The use of artificial intelligence in our day-to-day lives and in social relationships themselves involves ethical conflicts. What action should society take? What major ethical challenges are associated with the use of this technological intelligence?
We must educate everybody about the ethical conflicts generated by new technologies, about awareness of our own biases and how these are magnified, and about detection and reduction mechanisms. Unfortunately, a change of mentality is required by numerous actors, from governments and the business community down to individuals. In this respect, there are similarities with the issue of climate change. In spite of the evidence that has existed for a long time, the problem has been minimized and underestimated, and no hard-hitting decisions have been taken.
In the field of education, to what extent can artificial intelligence help to reduce academic failure? Will AI move us in the direction of more personalized learning, or will it impose more common, homologous content, irrespective of differences?
In the context of education, the challenge is twofold: to educate professionals in the skills relevant for the coming years, and adopt these techniques into our processes. Part of our academic research at the UOC is concentrated on what we call Learning Analytics. By that we mean we are interested in understanding and improving the learning process in different environments.
One of the most salient issues is, without a doubt, academic failure in its various manifestations: habitual, circumstantial, etc. As we use more digital channels in the education process – and this is very clear at the UOC – we have the opportunity to capture more signals for understanding our students' learning processes. This is not just understanding the reasons for failure, which is extremely important in its own right. It is also about helping teachers to identify when a student is at risk of failure and to take action to prevent it.
With the personalization of learning, we have a golden opportunity. Many of the professions of the future will combine existing and new skills, creating unique study paths. Here we have the opportunity to convert the contents into digital assets and create assessment systems based on the knowledge, interests and learning mechanisms of the student. On this point, however, we have to redefine the formats in which these skills are marketed.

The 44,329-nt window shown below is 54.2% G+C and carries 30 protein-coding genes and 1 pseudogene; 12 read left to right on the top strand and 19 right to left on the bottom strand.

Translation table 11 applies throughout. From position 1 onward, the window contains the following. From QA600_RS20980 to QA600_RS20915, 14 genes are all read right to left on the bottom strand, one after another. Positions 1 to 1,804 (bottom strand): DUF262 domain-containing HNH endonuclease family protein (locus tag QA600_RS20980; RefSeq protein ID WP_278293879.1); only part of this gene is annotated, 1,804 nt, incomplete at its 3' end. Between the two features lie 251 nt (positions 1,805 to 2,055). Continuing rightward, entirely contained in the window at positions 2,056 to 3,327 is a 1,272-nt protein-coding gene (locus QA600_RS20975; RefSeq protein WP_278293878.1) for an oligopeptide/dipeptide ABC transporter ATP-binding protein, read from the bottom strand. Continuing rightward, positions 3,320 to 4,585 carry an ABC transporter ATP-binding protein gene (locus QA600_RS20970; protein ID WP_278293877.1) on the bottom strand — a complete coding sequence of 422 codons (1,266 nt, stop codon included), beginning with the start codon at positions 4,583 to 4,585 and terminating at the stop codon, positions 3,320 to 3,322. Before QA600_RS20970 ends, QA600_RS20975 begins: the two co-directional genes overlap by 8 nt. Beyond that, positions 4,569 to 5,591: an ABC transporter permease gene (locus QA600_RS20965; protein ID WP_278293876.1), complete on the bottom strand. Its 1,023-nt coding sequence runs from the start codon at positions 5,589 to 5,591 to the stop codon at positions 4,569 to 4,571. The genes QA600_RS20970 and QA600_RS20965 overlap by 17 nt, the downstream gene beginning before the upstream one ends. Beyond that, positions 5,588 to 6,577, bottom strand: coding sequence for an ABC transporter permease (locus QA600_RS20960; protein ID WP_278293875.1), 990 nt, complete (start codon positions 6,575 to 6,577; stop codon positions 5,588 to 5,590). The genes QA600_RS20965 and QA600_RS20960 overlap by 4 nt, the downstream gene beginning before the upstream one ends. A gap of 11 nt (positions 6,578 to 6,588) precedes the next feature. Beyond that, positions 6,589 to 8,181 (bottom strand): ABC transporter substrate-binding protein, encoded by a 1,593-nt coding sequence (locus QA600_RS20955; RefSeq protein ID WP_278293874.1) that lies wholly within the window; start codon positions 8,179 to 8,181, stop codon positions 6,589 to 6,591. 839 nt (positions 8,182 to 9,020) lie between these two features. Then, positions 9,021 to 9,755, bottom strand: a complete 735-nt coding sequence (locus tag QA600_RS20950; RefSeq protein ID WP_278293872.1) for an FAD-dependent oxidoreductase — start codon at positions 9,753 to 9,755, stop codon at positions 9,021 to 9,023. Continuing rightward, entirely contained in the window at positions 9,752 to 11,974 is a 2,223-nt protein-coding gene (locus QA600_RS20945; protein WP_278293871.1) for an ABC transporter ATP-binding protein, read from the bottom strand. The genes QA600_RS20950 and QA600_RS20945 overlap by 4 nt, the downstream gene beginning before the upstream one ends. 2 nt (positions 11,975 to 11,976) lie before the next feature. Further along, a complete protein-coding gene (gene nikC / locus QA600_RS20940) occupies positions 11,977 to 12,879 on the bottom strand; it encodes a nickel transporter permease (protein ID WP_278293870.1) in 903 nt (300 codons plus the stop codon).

How can artificial intelligence help human beings to make better use of their time without their participation in production processes being reduced to that of a mere observer?
Existing occupations need to be redefined. Some jobs will cease to exist as they are automated or become obsolete. The challenge is that we are wholly immersed in this change, making it more difficult for us to reflect and identify the next steps. Without a doubt, the education system can and must play a fundamental role in this transformation.
What will be the advantages of AI as a driver of development in the coming decades, from the economic, social and educational point of view?
AI is set to profoundly transform society and be a pillar of numerous sectors, so it would be logical to design a nationwide strategy and turn it into a transversal technology. The United Arab Emirates, for example, has become the first country in the world to appoint a minister for artificial intelligence.
If the objective is to transform a country into an AI power, having a top-level profile in government will help to set in motion collaboration initiatives between civil society, academia and the business community, for the purpose of identifying areas in which AI will be fundamental to innovation. It will also be possible to design coherent and coordinated open data policies in the context of a country, create strategies for the attraction and generation of talent, develop policies based on evidence and data (what we call "evidence-based policies", which we already know to be critically needed), promote an appropriate research agenda, and enable investment in research centres, new businesses, centres for excellence, etc.